Granule exocytosis is an essential platelet function, contributing not only to hemostasis and thrombosis, but also to inflammation, wound healing, malignancy, and angiogenesis. Previous efforts to understand the molecular mechanisms of granule exocytosis have identified the SNARE machinery and chaperone proteins required for membrane fusion. Studies described in this proposal will evaluate the premise that this machinery serves a role in sorting specific cargos to distinct subpopulations of ?-granules and enabling differential release of granule contents upon platelet activation. We will study granule segregation and secretion in mice lacking VAMP-3, VAMP-5, VAMP-7, and VAMP-8. Cytoskeleton dynamics that occur during platelet spreading can influence SNARE interactions and modify granule exocytosis. We will evaluate granule exocytosis during platelet spreading. These studies will also assess the role of exocytosis in providing membrane for growing actin structures at the periphery of adherent platelets and for directed spreading and movement on micropatterned matrices of adhesion proteins. Use of high-speed intravital microscopy will be used to monitor release of granules from individual platelets during thrombus formation in vivo. These approaches will allow us to evaluate the hypothesis that the mechanism of granule secretion is altered in adherent platelets compared to suspension platelets. We will also evaluate the role of dynamins in controlling fusion pore dynamics, demonstrating a level of control of platelet exocytosis that occurs following SNARE-mediated membrane fusion. These studies will use single-cell amperometry to monitor the release of individual granules from single platelets. The role of dynamins in controlling platelet exocytosis during thrombus formation in vivo will evaluate the hypothesis that the platelet fusion pore can be regulated to control thrombus formation. These experiments will address poorly understood aspects of platelet granule exocytosis and provide a foundation for targeting select platelet membrane fusion events during thrombosis.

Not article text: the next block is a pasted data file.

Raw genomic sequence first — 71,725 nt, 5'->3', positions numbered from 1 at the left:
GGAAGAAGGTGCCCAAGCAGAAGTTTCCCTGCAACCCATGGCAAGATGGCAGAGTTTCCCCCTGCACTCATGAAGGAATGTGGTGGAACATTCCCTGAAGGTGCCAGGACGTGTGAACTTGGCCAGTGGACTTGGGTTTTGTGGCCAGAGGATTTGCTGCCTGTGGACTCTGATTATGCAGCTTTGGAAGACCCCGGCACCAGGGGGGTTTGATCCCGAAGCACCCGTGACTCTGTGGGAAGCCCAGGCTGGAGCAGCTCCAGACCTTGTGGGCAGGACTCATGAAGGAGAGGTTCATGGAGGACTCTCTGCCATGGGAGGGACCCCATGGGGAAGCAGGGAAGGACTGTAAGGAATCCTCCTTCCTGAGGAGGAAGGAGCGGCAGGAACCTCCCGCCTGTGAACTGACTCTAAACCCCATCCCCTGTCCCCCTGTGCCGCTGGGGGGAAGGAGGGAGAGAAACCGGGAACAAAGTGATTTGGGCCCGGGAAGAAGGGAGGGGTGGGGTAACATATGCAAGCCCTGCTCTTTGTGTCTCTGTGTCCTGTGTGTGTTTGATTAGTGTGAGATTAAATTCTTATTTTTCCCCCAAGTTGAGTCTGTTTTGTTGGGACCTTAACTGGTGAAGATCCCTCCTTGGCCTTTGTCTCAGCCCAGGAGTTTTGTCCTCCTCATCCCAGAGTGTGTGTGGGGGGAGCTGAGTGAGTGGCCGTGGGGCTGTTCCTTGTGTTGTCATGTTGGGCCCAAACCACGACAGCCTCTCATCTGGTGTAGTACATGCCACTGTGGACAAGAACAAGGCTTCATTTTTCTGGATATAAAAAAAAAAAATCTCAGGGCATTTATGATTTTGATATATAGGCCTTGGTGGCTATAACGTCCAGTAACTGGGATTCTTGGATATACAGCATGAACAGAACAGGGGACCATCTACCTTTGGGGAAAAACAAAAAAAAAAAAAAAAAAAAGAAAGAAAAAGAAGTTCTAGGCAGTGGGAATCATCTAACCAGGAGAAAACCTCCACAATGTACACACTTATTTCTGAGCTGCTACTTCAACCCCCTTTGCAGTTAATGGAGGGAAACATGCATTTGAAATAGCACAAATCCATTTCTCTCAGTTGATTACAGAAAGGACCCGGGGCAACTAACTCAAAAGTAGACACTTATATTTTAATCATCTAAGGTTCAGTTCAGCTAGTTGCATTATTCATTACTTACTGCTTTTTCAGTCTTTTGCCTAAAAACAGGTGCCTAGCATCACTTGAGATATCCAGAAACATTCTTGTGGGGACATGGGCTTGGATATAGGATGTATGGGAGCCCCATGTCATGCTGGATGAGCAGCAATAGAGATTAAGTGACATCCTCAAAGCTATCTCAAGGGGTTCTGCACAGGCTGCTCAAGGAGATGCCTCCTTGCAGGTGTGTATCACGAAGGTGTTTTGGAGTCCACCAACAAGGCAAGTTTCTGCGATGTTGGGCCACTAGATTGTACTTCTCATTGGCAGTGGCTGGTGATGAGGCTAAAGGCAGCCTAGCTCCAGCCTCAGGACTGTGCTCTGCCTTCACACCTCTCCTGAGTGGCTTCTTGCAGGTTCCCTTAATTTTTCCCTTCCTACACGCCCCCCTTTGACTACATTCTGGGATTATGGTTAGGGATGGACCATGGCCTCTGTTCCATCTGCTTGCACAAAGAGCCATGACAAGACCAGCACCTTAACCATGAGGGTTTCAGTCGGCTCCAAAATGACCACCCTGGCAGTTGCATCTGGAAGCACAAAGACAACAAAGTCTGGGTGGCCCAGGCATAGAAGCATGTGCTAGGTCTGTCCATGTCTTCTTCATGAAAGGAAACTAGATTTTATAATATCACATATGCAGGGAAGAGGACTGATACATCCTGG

Arterial clot formation causes myocardial infarction, strokes, and vascular disease and is the single most common cause of morbidity and mortality in the U.S. Platelets serve a central role in arterial thrombosis. During incorporation into thrombi, platelets secrete factors that propagate thrombus formation. We will identify platelet proteins responsible for platelet granule secretion and, thereby, identify new targets for inhibiting arteril occlusive disease.
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